ZAMBIA

Education and professional opportunities for the disabled: the commitment of missionaries

Lusaka (Agenzia Fides) - Assisting disabled people in Zambia means offering them physical and psychological support but, above all, it means helping them to overcome the social stigma that surrounds them. These are the objectives of the Pope John XXIII Association and of the Franciscan missionary Sisters of Assisi who, in collaboration with the NGO Celim, have created a project that looks to the world of the handicap. The plan, called "Disability", aims to improve the educational offer, ensuring quality education, adequate structures and trained teachers, and aims to increase job opportunities for the disabled, offering adequate health care.

In Zambia, according to WHO data, two million people are affected by disabilities, about 15% of the population. The data show that in this percentage there is a prevalence of women over men, with a greater concentration in rural areas than in city areas. State laws are limited. There is a law in the country (Disability Act 2012) which should help families and disabled people. The lack of funds means that this rule is completely disregarded and therefore means, infrastructures and specific training are lacking.

For years, Catholic missionaries have been offering care and assistance to the disabled. In Zambia, as in much of Africa, the stigma against the world of handicap is still strong. Disability is seen as the fruit of a curse, of a sort of witchcraft. So families tend to hide disabled children. "The average Zambian - says Tommaso Sartori of Celim to Fides - does not discriminate against the disabled. I have often seen men and women approaching disabled people, talking with them, having a peaceful relationship with them. Having said that, "there is still a sense of shame, perhaps of discomfort in families, which means that disability is not talked about and that people with disabilities are relegated to the world of the home".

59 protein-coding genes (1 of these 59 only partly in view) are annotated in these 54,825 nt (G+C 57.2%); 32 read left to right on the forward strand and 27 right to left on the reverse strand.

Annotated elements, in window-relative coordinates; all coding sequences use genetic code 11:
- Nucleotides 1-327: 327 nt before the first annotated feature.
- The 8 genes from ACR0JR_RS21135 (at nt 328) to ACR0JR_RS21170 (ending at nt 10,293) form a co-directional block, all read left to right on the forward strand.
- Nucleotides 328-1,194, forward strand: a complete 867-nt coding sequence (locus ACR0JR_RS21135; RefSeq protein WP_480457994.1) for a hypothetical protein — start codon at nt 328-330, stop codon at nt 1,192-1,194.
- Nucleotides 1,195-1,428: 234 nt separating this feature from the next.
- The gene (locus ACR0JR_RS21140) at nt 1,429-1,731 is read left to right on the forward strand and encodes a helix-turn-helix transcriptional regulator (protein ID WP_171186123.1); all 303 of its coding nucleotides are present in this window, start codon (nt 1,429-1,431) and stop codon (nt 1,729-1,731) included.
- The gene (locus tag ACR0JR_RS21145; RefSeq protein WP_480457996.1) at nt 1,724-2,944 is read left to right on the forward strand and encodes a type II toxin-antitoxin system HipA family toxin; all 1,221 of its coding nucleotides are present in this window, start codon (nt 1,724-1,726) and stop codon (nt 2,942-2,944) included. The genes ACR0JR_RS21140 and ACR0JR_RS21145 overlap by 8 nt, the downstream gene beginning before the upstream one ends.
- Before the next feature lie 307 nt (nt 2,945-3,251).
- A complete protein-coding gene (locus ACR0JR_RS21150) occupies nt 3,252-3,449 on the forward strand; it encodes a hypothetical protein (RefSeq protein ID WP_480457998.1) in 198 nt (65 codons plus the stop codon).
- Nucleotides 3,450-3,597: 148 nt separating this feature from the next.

The effort to improve the living conditions of the disabled is therefore indispensable, but to this must be added a continuous awareness-raising work in the family and community context to reduce the prejudices and discrimination that still weigh on the disabled.

To overcome this situation, the project involves a collaboration with the Ministry of Health to carry out awareness activities also through conferences. A series of meetings are also taking place in various neighborhoods through parishes. The goal is to pass a different image of disability, promoting the idea that those who live with a handicap is a resource for the whole community and not a shame to hide.

The missionaries have gone further. "Periodically - explains Tommaso Sartori - we organize moments in which disabled people meet with street children. These are days in which, between games, sports and recreational activities, realities come together that, for various reasons, are excluded from society. It is a serene and friendly way to build bridges of friendship and mutual understanding". "Recreation is a good moment. Children integrate naturally. Street children show a unique sensitivity. They see disabled people as vulnerable people to whom we must be close", he concludes Sartori.

Source: fides.org

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